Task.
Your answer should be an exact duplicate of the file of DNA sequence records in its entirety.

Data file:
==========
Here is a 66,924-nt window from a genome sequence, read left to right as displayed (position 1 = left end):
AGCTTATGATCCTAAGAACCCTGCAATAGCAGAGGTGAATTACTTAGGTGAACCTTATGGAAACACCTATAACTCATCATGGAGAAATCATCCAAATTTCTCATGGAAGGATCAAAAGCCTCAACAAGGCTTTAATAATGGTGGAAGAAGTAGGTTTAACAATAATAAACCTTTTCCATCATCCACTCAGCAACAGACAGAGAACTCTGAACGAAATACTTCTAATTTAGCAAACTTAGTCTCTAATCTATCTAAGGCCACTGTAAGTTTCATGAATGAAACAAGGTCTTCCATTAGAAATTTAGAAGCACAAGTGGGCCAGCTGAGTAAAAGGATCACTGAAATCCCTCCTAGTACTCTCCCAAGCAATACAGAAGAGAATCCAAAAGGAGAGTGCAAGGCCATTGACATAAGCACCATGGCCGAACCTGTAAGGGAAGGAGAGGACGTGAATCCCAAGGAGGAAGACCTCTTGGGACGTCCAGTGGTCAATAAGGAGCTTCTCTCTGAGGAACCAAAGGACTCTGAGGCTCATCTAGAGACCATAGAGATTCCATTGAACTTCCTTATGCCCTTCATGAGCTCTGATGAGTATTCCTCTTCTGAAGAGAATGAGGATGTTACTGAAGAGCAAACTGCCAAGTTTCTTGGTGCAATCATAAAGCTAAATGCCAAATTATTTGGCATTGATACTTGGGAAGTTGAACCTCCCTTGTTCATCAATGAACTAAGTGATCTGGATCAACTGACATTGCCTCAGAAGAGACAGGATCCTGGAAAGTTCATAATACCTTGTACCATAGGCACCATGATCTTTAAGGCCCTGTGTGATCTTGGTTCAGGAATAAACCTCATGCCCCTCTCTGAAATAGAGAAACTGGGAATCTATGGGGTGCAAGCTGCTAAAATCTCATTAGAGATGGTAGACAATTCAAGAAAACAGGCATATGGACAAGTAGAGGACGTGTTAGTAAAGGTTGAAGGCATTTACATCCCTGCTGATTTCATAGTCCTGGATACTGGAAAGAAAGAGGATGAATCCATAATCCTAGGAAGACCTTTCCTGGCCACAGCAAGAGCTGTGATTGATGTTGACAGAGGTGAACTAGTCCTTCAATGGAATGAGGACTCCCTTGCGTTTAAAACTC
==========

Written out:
Here is a 66,924-nt window from a genome sequence, read left to right as displayed (position 1 = left end):
AGCTTATGATCCTAAGAACCCTGCAATAGCAGAGGTGAATTACTTAGGTGAACCTTATGGAAACACCTATAACTCATCATGGAGAAATCATCCAAATTTCTCATGGAAGGATCAAAAGCCTCAACAAGGCTTTAATAATGGTGGAAGAAGTAGGTTTAACAATAATAAACCTTTTCCATCATCCACTCAGCAACAGACAGAGAACTCTGAACGAAATACTTCTAATTTAGCAAACTTAGTCTCTAATCTATCTAAGGCCACTGTAAGTTTCATGAATGAAACAAGGTCTTCCATTAGAAATTTAGAAGCACAAGTGGGCCAGCTGAGTAAAAGGATCACTGAAATCCCTCCTAGTACTCTCCCAAGCAATACAGAAGAGAATCCAAAAGGAGAGTGCAAGGCCATTGACATAAGCACCATGGCCGAACCTGTAAGGGAAGGAGAGGACGTGAATCCCAAGGAGGAAGACCTCTTGGGACGTCCAGTGGTCAATAAGGAGCTTCTCTCTGAGGAACCAAAGGACTCTGAGGCTCATCTAGAGACCATAGAGATTCCATTGAACTTCCTTATGCCCTTCATGAGCTCTGATGAGTATTCCTCTTCTGAAGAGAATGAGGATGTTACTGAAGAGCAAACTGCCAAGTTTCTTGGTGCAATCATAAAGCTAAATGCCAAATTATTTGGCATTGATACTTGGGAAGTTGAACCTCCCTTGTTCATCAATGAACTAAGTGATCTGGATCAACTGACATTGCCTCAGAAGAGACAGGATCCTGGAAAGTTCATAATACCTTGTACCATAGGCACCATGATCTTTAAGGCCCTGTGTGATCTTGGTTCAGGAATAAACCTCATGCCCCTCTCTGAAATAGAGAAACTGGGAATCTATGGGGTGCAAGCTGCTAAAATCTCATTAGAGATGGTAGACAATTCAAGAAAACAGGCATATGGACAAGTAGAGGACGTGTTAGTAAAGGTTGAAGGCATTTACATCCCTGCTGATTTCATAGTCCTGGATACTGGAAAGAAAGAGGATGAATCCATAATCCTAGGAAGACCTTTCCTGGCCACAGCAAGAGCTGTGATTGATGTTGACAGAGGTGAACTAGTCCTTCAATGGAATGAGGACTCCCTTGCGTTTAAAACTC